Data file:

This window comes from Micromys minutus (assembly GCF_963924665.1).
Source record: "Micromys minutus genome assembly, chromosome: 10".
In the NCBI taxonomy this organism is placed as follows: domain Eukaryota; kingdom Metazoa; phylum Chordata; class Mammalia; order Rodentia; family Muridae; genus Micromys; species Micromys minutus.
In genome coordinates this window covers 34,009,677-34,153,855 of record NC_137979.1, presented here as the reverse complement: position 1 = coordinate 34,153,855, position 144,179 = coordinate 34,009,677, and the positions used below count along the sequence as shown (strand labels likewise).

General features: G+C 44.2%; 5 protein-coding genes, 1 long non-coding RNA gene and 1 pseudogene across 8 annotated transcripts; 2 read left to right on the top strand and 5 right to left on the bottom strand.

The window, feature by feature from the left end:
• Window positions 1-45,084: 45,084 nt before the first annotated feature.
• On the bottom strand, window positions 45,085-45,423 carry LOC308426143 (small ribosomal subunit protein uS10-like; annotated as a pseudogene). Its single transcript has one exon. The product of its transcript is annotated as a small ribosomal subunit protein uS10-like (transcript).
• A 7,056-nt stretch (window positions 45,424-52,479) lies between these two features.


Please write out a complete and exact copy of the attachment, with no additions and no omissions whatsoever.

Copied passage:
This window comes from Micromys minutus (assembly GCF_963924665.1).
Source record: "Micromys minutus genome assembly, chromosome: 10".
In the NCBI taxonomy this organism is placed as follows: domain Eukaryota; kingdom Metazoa; phylum Chordata; class Mammalia; order Rodentia; family Muridae; genus Micromys; species Micromys minutus.
In genome coordinates this window covers 34,009,677-34,153,855 of record NC_137979.1, presented here as the reverse complement: position 1 = coordinate 34,153,855, position 144,179 = coordinate 34,009,677, and the positions used below count along the sequence as shown (strand labels likewise).

General features: G+C 44.2%; 5 protein-coding genes, 1 long non-coding RNA gene and 1 pseudogene across 8 annotated transcripts; 2 read left to right on the top strand and 5 right to left on the bottom strand.

The window, feature by feature from the left end:
• Window positions 1-45,084: 45,084 nt before the first annotated feature.
• On the bottom strand, window positions 45,085-45,423 carry LOC308426143 (small ribosomal subunit protein uS10-like; annotated as a pseudogene). Its single transcript has one exon. The product of its transcript is annotated as a small ribosomal subunit protein uS10-like (transcript).
• A 7,056-nt stretch (window positions 45,424-52,479) lies between these two features.